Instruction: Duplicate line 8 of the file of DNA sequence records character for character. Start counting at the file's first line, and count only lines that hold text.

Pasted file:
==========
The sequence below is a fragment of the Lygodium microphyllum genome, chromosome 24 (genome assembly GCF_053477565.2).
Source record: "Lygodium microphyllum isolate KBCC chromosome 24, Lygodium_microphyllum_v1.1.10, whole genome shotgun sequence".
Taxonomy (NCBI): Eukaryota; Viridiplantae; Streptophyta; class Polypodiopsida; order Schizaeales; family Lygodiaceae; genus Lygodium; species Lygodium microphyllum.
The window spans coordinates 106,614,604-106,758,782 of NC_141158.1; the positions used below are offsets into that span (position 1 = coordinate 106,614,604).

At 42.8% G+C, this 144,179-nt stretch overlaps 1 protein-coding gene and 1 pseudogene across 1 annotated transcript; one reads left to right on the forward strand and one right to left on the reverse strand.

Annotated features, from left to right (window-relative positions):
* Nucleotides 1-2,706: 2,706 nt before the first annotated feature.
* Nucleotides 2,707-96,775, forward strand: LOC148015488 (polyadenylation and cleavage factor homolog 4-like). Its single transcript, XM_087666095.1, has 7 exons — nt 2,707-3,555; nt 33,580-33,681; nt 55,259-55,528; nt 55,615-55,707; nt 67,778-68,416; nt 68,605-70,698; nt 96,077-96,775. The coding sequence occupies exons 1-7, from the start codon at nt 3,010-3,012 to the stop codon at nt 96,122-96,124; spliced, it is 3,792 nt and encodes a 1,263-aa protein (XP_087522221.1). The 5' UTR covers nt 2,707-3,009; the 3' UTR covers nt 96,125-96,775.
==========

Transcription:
* Nucleotides 2,707-96,775, forward strand: LOC148015488 (polyadenylation and cleavage factor homolog 4-like). Its single transcript, XM_087666095.1, has 7 exons — nt 2,707-3,555; nt 33,580-33,681; nt 55,259-55,528; nt 55,615-55,707; nt 67,778-68,416; nt 68,605-70,698; nt 96,077-96,775. The coding sequence occupies exons 1-7, from the start codon at nt 3,010-3,012 to the stop codon at nt 96,122-96,124; spliced, it is 3,792 nt and encodes a 1,263-aa protein (XP_087522221.1). The 5' UTR covers nt 2,707-3,009; the 3' UTR covers nt 96,125-96,775.